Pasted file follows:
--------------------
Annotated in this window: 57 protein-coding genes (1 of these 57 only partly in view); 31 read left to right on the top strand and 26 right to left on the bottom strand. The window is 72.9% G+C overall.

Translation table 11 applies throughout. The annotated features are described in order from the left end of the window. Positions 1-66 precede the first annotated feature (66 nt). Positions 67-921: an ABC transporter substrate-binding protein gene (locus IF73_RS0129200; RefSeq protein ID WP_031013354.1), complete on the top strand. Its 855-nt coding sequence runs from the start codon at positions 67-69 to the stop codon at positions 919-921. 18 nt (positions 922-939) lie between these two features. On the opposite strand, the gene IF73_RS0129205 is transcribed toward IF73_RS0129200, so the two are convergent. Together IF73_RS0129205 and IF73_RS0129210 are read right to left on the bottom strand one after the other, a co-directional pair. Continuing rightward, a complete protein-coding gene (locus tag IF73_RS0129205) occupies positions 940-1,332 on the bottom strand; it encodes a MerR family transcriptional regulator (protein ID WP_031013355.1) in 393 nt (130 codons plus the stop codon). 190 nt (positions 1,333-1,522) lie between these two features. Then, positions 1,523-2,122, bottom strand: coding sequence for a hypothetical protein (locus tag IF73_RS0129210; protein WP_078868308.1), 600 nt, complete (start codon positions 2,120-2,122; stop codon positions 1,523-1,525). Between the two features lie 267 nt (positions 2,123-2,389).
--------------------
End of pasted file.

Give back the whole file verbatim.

Annotated in this window: 57 protein-coding genes (1 of these 57 only partly in view); 31 read left to right on the top strand and 26 right to left on the bottom strand. The window is 72.9% G+C overall.

Translation table 11 applies throughout. The annotated features are described in order from the left end of the window. Positions 1-66 precede the first annotated feature (66 nt). Positions 67-921: an ABC transporter substrate-binding protein gene (locus IF73_RS0129200; RefSeq protein ID WP_031013354.1), complete on the top strand. Its 855-nt coding sequence runs from the start codon at positions 67-69 to the stop codon at positions 919-921. 18 nt (positions 922-939) lie between these two features. On the opposite strand, the gene IF73_RS0129205 is transcribed toward IF73_RS0129200, so the two are convergent. Together IF73_RS0129205 and IF73_RS0129210 are read right to left on the bottom strand one after the other, a co-directional pair. Continuing rightward, a complete protein-coding gene (locus tag IF73_RS0129205) occupies positions 940-1,332 on the bottom strand; it encodes a MerR family transcriptional regulator (protein ID WP_031013355.1) in 393 nt (130 codons plus the stop codon). 190 nt (positions 1,333-1,522) lie between these two features. Then, positions 1,523-2,122, bottom strand: coding sequence for a hypothetical protein (locus tag IF73_RS0129210; protein WP_078868308.1), 600 nt, complete (start codon positions 2,120-2,122; stop codon positions 1,523-1,525). Between the two features lie 267 nt (positions 2,123-2,389).